You can dissect a database that large in an infinite number of combinations in an effort to prevent a terrorist attack – but let’s face it – the downfall of the project is it’s sheer size.

So, in effect, the database can’t be used for pre-emptive purposes – it’s only useful after the fact.

Defeats the purported purpose of having it in the first place, y’think?

Turtle317 on June 14, 2013 at 10:10 AM

This is exactly when meta data should be used. They had a definite target (the bombers) and checked his connections. What is not alright is the general dragnet that BO is conducting.

Rightyismighty on June 14, 2013 at 10:10 AM

BKeyser on June 14, 2013 at 10:05 AM

Word for word, I was typing the exact same thing.

And make no mistake: The Todashev case is domestic. Yes, he’s from Chechnya. But all of the surveillance and connections between Tsarnaev and Todashev are domestic, and wouldn’t have been allowed under Bush’s “warrantless wiretapping,” and were assumed to not be allowed under FISA – until Snowden’s revelations.

Guess he wasn’t lying about that aspect….

notropis on June 14, 2013 at 10:10 AM

Sounds to me like they got caught with their hands in the cookie jar and are looking wherever they can for something to justify said hand in said jar. Clearly, any leads they developed on possible co-conspirators were developed post-identification of the Tsarnaev brothers by good old-fashioned footwork and not by meta data analysis. I’m calling “Foul” on this.

yesiamapirate on June 14, 2013 at 10:15 AM

Did NSA metadata collection lead FBI to Todashev?

AND keep in mind….none of that data collecting hindered the bombers….PLUS…

What lead the FBI to the terrorists AFTER the bombing was they hijacked a car from a guy and he called the police.

The second bomber was caught because the Government lifted the city lock down and a citizen saw something suspicious with his boat.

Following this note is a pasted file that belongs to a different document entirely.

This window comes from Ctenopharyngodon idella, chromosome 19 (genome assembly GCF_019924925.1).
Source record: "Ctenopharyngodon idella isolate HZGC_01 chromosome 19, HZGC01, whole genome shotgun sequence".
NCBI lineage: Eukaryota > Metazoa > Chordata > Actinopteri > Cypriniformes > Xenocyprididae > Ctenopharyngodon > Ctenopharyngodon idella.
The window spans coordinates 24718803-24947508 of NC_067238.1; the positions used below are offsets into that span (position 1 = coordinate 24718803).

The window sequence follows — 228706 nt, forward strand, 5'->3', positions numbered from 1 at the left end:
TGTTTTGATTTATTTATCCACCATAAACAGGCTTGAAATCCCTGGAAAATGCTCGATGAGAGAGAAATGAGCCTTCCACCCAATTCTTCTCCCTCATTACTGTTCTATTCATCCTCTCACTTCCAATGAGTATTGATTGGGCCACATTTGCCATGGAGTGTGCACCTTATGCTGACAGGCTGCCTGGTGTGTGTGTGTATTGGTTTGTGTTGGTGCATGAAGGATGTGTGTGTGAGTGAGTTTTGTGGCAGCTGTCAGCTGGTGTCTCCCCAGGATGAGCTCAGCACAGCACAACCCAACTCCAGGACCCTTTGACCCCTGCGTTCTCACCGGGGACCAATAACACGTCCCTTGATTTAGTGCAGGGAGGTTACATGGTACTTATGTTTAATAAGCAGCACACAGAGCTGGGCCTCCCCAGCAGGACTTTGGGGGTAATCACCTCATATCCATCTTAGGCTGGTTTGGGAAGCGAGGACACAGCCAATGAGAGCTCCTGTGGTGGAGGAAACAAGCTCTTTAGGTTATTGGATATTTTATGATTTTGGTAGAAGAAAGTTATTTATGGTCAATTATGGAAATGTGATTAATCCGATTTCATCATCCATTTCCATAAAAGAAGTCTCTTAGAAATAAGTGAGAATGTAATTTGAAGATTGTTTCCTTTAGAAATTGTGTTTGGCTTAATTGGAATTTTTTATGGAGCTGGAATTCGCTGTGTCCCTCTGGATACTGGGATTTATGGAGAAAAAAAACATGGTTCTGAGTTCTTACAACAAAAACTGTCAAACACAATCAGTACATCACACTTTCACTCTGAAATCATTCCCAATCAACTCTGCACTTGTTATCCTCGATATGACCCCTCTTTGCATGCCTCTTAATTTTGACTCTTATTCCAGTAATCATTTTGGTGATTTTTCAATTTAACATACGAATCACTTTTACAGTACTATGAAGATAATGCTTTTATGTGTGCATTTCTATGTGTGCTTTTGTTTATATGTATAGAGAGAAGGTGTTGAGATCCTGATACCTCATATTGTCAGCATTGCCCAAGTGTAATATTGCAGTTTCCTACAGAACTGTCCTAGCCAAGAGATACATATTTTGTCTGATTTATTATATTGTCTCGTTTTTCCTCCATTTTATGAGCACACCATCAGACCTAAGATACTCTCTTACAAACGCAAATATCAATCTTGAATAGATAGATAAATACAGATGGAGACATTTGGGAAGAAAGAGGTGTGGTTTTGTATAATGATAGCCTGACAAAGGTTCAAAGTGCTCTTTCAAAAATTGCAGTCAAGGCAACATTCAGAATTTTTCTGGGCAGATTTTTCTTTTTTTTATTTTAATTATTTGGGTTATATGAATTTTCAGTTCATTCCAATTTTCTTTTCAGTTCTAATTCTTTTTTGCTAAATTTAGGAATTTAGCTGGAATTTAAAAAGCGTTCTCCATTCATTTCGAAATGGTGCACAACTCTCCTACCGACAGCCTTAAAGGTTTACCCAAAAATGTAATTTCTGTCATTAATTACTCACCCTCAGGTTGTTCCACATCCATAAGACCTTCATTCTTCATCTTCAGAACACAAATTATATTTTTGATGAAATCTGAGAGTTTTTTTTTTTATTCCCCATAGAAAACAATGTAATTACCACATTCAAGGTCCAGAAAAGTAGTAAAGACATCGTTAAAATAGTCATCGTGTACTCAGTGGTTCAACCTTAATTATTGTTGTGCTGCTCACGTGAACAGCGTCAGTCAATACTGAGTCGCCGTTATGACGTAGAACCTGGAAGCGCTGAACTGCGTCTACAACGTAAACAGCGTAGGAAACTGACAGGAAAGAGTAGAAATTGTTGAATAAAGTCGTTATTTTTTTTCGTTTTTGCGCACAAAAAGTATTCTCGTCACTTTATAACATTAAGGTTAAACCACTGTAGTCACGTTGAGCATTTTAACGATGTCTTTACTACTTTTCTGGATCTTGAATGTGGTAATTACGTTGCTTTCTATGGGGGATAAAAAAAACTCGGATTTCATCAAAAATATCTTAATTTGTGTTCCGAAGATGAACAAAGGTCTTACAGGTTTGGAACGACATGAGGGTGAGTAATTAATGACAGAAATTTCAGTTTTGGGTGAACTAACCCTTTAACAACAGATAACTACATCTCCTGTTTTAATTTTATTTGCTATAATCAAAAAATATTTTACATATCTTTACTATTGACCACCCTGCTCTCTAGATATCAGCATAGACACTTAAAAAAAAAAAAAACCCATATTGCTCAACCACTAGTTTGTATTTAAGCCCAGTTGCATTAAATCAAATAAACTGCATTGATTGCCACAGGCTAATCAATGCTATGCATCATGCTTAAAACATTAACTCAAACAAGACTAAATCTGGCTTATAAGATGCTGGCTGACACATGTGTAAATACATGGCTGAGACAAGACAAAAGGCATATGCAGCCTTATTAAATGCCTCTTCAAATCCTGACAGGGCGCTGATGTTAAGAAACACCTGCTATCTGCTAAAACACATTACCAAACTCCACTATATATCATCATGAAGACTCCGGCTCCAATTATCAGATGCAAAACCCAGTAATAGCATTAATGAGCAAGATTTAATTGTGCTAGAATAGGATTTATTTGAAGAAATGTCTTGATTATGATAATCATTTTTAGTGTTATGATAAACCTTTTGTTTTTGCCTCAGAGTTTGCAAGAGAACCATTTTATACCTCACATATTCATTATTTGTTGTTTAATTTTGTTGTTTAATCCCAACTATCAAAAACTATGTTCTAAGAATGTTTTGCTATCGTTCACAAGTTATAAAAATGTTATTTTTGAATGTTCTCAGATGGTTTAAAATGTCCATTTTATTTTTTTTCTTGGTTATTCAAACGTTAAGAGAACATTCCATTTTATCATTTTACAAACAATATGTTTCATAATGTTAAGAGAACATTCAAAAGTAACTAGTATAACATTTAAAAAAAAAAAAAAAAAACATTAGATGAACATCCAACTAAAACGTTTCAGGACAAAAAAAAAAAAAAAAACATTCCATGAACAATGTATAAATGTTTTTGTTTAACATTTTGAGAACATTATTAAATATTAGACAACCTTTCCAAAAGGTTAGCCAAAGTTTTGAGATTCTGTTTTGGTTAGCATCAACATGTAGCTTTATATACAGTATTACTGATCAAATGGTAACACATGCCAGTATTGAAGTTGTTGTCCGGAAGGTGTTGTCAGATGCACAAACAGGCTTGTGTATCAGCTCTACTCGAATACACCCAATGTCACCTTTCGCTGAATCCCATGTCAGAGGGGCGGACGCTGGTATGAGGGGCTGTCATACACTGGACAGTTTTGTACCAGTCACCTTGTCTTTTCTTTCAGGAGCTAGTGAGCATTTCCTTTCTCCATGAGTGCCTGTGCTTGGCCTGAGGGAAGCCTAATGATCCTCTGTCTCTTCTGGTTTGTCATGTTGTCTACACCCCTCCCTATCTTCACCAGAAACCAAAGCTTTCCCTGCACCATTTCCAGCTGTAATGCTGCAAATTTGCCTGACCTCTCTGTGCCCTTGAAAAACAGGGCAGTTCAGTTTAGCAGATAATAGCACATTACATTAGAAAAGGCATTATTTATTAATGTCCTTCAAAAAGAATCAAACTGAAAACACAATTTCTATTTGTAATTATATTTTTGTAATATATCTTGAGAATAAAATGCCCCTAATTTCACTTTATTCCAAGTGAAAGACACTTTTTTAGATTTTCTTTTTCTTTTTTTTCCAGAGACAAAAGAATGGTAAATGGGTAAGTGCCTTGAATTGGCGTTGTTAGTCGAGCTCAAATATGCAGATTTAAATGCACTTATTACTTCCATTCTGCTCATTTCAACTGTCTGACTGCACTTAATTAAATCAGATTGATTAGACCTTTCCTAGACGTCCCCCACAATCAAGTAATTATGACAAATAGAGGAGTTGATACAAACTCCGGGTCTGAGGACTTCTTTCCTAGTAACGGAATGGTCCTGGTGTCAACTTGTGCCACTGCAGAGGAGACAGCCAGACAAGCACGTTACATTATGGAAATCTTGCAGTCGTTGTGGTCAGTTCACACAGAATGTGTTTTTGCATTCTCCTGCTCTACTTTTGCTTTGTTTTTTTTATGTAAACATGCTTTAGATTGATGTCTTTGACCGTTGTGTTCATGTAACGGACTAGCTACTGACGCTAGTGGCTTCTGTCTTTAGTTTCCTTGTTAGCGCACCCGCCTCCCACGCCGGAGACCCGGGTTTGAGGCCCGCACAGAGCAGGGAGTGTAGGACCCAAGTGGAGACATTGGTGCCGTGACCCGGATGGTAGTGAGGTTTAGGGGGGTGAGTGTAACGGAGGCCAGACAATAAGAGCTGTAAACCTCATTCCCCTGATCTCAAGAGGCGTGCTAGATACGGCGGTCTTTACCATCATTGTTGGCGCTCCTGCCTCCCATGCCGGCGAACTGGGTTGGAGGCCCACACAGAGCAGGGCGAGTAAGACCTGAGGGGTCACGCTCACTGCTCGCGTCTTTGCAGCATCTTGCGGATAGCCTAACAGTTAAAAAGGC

albill on June 14, 2013 at 10:19 AM

especially since we know from Mueller’s testimony yesterday that neither of the Tsarnaevs or Todashev were on the FBI’s radar screens until days after the bombing

Mueller testified that the Russians tipped us off in 2011 about Tsarnaev, and an agent had interviewed him and had visited his mosque, prior to the attack. The FBI determined he was not a threat.

faraway on June 14, 2013 at 10:20 AM

So, the FBI director is arguing that the NSA surveillance program led them to the guy that they summarily executed? And this is a good thing? – BKeyser on June 14, 2013 at 10:05 AM

The one question I have is, what about that execution? Where is the videotape? Are the officers involved being questioned and will they be charged?

SC.Charlie on June 14, 2013 at 10:21 AM

NSA metadata collection

We are so stupid. Even we use Obama’s doublespeak.

This is not metadata of any kind.

These are call logs. Call logs. And lists of websites that you visit.

By using the word ‘metadata’, we allow Obama to use the NSA scandal to hide the IRS scandal.

HotAir should be smarter than this.

faraway on June 14, 2013 at 10:24 AM

Keeping us safe:

The Marion County Sheriff’s Office says they’ve solved a double homicide case from 2006 — and the suspect may be responsible for some 30 murders across the country.

When they went looking for him, they realized he was already wanted for a murder in Alabama. He was captured crossing the Mexican border in Arizona last month, and Marion County Detectives went to talk him. They were shocked at what he said.

“From his statements, he’s killed over 30 people throughout the United States so this is what he does, he’s an individual who goes around and collects debts for the cartels and kills people,” said Det. TJ Watts with the sheriff’s office.

http://www.cfnews13.com/content/news/cfnews13/news/article.html/content/news/articles/cfn/2013/6/12/dna_helps_solve_2006.html

davidk on June 14, 2013 at 10:26 AM

Did collecting my phone records lead to Todashev? No.

Ronnie on June 14, 2013 at 10:26 AM

I’m inclined to be a little skeptical about this.

I’m skeptical about anything that comes out of DC. Any. Thing.

scalleywag on June 14, 2013 at 10:27 AM

FBI takes him into a room to talk to him.

15 minutes later he’s bullet-ridden and the agents walk out, claiming he attacked them.

Bulls**t.

MadisonConservative on June 14, 2013 at 10:28 AM

Mueller also told the House Judiciary Committee that the government’s recently exposed surveillance techniques, which have been criticized as too sweeping, can be credited with helping spur an investigation of an associate of Tsarnaev, Ibragim Todashev, 27.

While Ed pointed out the flaws in using this example to justify the program there is also a second point.

We now have Snowden’s claim of a sweeping phone record collection of the entire county CONFIRMED by the Director of the FBI.

Clearly, Snowden is not a complete liar as some have suggested.

Freddy on June 14, 2013 at 10:29 AM